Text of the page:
We know that people care about connecting with their close friends, and we’ve seen this particularly over the past few years with the growth of messaging on Instagram. We’re now focusing our efforts on enhancing how you connect with close friends on Instagram, and deprecating the Threads app.”

Instagram further notes that it will be looking to bring the ‘fun and unique features’ of Threads to the main Instagram app, which will likely, eventually, include its auto-status option.

As spotted by app researcher Alessandro Paluzzi, Instagram is already working on this, and while this initial prototype doesn’t denote auto status as yet, that seems, logically, where it’s headed, which would essentially negate the need for Threads entirely.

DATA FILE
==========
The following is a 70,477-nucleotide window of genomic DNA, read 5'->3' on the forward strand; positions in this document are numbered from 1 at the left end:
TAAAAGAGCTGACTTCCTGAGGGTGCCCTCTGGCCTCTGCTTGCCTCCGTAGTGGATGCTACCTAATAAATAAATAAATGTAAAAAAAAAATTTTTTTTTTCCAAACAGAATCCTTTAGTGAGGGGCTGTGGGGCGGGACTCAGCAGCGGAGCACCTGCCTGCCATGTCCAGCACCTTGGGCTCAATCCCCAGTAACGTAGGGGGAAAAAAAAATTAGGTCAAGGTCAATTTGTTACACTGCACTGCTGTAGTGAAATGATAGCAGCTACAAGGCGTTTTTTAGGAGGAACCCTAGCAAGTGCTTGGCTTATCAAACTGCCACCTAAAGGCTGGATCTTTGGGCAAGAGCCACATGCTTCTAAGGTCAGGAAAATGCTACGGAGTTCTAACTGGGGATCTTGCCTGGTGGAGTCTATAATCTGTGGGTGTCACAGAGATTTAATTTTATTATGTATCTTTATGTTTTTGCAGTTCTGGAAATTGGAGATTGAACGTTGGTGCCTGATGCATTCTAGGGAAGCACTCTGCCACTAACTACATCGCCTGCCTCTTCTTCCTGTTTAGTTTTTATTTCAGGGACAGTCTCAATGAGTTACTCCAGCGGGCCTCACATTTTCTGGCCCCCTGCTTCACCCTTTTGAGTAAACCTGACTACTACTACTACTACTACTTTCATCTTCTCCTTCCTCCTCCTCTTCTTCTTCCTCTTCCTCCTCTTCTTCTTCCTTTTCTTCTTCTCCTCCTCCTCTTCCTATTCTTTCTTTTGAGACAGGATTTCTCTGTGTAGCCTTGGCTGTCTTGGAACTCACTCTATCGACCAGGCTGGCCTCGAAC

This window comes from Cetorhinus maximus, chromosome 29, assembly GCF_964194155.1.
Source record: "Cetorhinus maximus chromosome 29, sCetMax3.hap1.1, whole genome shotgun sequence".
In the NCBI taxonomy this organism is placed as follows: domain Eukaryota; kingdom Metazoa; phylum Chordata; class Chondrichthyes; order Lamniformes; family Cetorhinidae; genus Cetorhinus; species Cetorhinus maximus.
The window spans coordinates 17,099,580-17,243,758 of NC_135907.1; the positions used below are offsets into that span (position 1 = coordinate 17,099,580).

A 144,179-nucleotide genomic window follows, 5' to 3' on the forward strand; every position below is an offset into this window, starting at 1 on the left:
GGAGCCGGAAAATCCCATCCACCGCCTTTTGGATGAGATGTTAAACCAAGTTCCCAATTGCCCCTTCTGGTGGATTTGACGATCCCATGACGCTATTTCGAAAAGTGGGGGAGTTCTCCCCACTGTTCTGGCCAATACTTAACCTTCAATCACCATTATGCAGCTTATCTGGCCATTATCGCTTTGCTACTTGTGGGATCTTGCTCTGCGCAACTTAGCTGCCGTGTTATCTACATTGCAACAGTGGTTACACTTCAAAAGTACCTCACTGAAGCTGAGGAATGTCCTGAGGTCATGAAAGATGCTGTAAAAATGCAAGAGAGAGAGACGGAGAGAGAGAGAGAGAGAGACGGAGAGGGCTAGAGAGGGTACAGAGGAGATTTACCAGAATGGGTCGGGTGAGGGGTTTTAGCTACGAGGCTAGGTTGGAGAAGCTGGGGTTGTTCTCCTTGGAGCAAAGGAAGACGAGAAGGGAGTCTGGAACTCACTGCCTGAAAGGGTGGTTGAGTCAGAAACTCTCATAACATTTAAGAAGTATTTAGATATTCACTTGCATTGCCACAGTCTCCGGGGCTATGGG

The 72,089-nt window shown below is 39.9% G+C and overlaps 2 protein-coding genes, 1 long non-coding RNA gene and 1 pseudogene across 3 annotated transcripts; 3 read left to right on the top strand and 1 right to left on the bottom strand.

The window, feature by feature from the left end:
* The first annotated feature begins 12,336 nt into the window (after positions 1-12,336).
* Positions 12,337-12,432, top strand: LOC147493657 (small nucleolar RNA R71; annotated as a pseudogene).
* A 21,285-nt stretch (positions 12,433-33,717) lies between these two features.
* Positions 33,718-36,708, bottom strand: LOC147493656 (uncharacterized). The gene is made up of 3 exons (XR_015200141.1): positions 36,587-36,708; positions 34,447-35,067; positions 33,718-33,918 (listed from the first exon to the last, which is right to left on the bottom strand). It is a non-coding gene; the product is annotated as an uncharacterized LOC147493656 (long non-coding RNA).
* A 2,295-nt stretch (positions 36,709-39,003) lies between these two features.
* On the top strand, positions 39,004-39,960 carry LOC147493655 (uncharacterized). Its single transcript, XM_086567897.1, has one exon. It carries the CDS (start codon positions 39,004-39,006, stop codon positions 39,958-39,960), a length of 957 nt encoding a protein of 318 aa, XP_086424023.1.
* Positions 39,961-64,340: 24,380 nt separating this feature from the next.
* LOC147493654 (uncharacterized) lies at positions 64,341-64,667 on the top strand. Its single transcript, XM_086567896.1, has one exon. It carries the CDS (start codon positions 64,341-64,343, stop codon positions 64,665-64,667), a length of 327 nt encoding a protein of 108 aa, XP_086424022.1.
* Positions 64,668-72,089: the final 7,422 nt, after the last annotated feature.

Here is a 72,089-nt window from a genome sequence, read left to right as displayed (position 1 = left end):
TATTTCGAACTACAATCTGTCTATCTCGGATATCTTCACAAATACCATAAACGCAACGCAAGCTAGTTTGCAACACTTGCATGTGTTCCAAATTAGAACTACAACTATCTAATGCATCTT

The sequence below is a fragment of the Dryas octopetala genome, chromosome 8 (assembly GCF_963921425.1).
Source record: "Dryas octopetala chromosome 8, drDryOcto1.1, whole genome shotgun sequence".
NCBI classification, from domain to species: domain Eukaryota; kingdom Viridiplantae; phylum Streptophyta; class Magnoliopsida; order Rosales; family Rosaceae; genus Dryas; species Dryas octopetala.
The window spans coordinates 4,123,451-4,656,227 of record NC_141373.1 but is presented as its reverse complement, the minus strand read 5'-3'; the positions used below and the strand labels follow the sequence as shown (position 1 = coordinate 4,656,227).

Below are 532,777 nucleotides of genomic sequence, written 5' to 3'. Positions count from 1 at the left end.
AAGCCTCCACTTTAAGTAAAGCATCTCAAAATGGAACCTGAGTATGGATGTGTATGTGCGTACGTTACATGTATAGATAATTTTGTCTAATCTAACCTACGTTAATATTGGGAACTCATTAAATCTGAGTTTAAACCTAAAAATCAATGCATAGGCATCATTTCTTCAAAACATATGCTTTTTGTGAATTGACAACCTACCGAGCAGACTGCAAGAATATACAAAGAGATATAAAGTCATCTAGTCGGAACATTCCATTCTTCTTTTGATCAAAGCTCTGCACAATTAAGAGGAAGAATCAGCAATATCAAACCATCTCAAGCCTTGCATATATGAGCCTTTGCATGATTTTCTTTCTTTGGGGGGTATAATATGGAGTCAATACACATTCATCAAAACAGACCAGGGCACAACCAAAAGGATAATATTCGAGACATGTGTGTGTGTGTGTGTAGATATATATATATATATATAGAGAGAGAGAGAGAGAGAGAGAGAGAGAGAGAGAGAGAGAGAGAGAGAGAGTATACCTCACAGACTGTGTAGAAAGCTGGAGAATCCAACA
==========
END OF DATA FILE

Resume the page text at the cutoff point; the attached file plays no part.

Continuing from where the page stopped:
It’s unlikely that the app is going to be missed by many.

In its first month after launch, Threads reached around 374k downloads, which is significantly down on Instagram’s previous standalone apps, like IGTV and Boomerang, while a look at the app’s performance on the App Annie charts since then suggests that Threads has struggled to gain any significant traction ever since. It’s likely that Threads has fewer than 100k users right now – and again, with Meta looking to integrate its messaging options, and facilitate more cross-app sharing, the existence of Threads really runs counter to the broader focus, pointing to its demise.

Instagram says that Threads will no longer be supported by the end of December, with alerts being issued to users in the coming weeks.

If you’re one of the few Threads users, it’s time to revert back to IG proper, or find another alternative for your close group chats (like, say, Snapchat).